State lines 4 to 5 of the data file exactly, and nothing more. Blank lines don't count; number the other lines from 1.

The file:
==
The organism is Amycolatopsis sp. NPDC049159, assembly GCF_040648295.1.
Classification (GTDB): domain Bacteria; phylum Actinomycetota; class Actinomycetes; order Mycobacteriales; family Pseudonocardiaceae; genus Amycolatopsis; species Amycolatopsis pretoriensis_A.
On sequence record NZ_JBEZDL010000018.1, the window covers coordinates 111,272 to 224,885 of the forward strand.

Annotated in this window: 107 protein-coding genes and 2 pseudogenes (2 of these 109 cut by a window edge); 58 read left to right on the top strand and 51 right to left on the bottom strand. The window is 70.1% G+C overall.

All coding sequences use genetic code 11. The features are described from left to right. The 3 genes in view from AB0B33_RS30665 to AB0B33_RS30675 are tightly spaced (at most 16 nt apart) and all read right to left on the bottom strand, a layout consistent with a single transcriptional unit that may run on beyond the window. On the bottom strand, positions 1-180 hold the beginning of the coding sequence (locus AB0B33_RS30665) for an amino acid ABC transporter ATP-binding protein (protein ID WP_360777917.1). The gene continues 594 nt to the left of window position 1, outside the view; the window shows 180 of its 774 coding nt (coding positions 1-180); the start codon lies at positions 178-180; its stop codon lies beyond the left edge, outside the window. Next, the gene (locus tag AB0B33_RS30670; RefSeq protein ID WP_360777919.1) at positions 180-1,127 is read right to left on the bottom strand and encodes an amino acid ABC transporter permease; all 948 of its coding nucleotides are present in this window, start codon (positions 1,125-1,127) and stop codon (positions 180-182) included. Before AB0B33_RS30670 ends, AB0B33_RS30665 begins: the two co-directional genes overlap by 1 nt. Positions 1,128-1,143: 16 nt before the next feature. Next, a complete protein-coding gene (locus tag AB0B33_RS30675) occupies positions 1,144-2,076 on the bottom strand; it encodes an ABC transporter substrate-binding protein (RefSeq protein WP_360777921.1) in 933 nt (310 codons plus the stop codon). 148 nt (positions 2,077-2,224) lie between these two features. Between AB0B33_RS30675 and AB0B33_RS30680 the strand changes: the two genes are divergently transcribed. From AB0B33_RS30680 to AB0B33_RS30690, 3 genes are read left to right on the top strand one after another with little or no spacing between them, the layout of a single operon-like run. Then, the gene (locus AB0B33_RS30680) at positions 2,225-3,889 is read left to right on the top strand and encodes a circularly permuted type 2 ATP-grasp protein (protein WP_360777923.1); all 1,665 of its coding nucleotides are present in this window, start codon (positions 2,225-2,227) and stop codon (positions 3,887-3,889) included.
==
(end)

Annotated in this window: 107 protein-coding genes and 2 pseudogenes (2 of these 109 cut by a window edge); 58 read left to right on the top strand and 51 right to left on the bottom strand. The window is 70.1% G+C overall.

All coding sequences use genetic code 11. The features are described from left to right. The 3 genes in view from AB0B33_RS30665 to AB0B33_RS30675 are tightly spaced (at most 16 nt apart) and all read right to left on the bottom strand, a layout consistent with a single transcriptional unit that may run on beyond the window. On the bottom strand, positions 1-180 hold the beginning of the coding sequence (locus AB0B33_RS30665) for an amino acid ABC transporter ATP-binding protein (protein ID WP_360777917.1). The gene continues 594 nt to the left of window position 1, outside the view; the window shows 180 of its 774 coding nt (coding positions 1-180); the start codon lies at positions 178-180; its stop codon lies beyond the left edge, outside the window. Next, the gene (locus tag AB0B33_RS30670; RefSeq protein ID WP_360777919.1) at positions 180-1,127 is read right to left on the bottom strand and encodes an amino acid ABC transporter permease; all 948 of its coding nucleotides are present in this window, start codon (positions 1,125-1,127) and stop codon (positions 180-182) included. Before AB0B33_RS30670 ends, AB0B33_RS30665 begins: the two co-directional genes overlap by 1 nt. Positions 1,128-1,143: 16 nt before the next feature. Next, a complete protein-coding gene (locus tag AB0B33_RS30675) occupies positions 1,144-2,076 on the bottom strand; it encodes an ABC transporter substrate-binding protein (RefSeq protein WP_360777921.1) in 933 nt (310 codons plus the stop codon). 148 nt (positions 2,077-2,224) lie between these two features. Between AB0B33_RS30675 and AB0B33_RS30680 the strand changes: the two genes are divergently transcribed. From AB0B33_RS30680 to AB0B33_RS30690, 3 genes are read left to right on the top strand one after another with little or no spacing between them, the layout of a single operon-like run. Then, the gene (locus AB0B33_RS30680) at positions 2,225-3,889 is read left to right on the top strand and encodes a circularly permuted type 2 ATP-grasp protein (protein WP_360777923.1); all 1,665 of its coding nucleotides are present in this window, start codon (positions 2,225-2,227) and stop codon (positions 3,887-3,889) included.